As Long Islander Michael Dubb, one of New York’s most successful owners, said last year, “With Chad Brown, all things are possible.’’ As hot as the superstar trainer is, nobody can disagree.
Brown, who grew up in Mechanicville, three exits down the Northway from Saratoga Race Course, is dominating the track where his father took him as a boy. With 10 days left in the meeting, he has 31 wins, 10 more than Todd Pletcher, whose quest for a record seventh consecutive title seems most unlikely. Brown was second the past five years.
Dubb was in the winner’s circle Wednesday celebrating Brown’s 1,000th victory, a 1 5/8-mile stakes on turf. Brown is North America’s undisputed lord of the lawn, yet it’s the trophy for a 1¼-mile dirt race he wants most. On Saturday, he’ll send out 4-1 second choice Connect and long shots Gift Box and My Man Sam in the 147th running of the $1.25-million Travers Stakes.
“This is our home base here in Saratoga,’’ Brown said. “Being from the area, this is the biggest race in the world for me. It’s a lifelong dream of mine to win it. Maybe this year is the year.”
None of Brown’s trio has anywhere near the credentials of 3-1 favorite Exaggerator, winner of the Santa Anita Derby, Preakness and Haskell, or of Belmont Stakes winner Creator. American Freedom, Destin and Gun Runner also are much more accomplished.
My Man Sam (post 3 of 14, 20-1) was 11th in the Kentucky Derby, Gift Box (post 9, 12-1) never has won a graded stakes, and Connect (post 10) never has run in one. If Brown weren’t training Connect, there’s no way he’d be 4-1 on the morning line. Even though Brown never has been a force in major 3-year-old races on the main track, handicappers will be leery about dismissing someone as hot as he is.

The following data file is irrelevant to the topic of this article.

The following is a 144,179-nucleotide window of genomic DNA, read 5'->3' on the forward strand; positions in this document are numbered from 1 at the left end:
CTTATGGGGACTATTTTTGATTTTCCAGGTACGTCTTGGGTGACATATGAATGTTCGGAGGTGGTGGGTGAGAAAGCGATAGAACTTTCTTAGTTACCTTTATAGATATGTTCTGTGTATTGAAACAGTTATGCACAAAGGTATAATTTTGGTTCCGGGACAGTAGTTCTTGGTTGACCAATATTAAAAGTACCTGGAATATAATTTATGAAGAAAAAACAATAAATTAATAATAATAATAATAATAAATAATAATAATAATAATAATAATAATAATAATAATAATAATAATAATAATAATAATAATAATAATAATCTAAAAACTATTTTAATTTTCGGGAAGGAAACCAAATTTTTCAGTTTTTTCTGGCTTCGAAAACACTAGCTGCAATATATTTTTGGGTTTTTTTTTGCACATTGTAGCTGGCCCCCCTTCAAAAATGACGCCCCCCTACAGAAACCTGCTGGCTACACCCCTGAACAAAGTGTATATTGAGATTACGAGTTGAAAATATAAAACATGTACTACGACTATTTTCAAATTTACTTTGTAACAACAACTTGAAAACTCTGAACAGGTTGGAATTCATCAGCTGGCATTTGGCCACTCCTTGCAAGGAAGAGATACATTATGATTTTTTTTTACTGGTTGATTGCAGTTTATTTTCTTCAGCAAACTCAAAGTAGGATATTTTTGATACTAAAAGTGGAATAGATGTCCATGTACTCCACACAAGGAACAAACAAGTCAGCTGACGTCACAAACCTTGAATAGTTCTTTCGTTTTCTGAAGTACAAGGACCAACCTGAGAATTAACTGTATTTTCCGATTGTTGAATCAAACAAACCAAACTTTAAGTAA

The “horses for courses” angle works exceptionally well at Saratoga, and familiarity with the surface is important. Five of the last seven Travers champions ran their previous race there, as have Brown’s three.
Connect and Gift Box ran 1-2, as Brown’s horses often do, in a 1 1/8-mile ungraded stakes. My Man Sam, a deep closer who’s only 1-for-6, was second in a 9-furlong allowance.
“I think it is important to get a race over the track,” Brown said. “All three horses seem to be training really well. I’m happy with the posts. I wanted the inside for My Man Sam, and the other two are in the clear.
“Whether any of them is good enough to win remains to be seen. They all should be in different positions early, and it should be fun watching it.”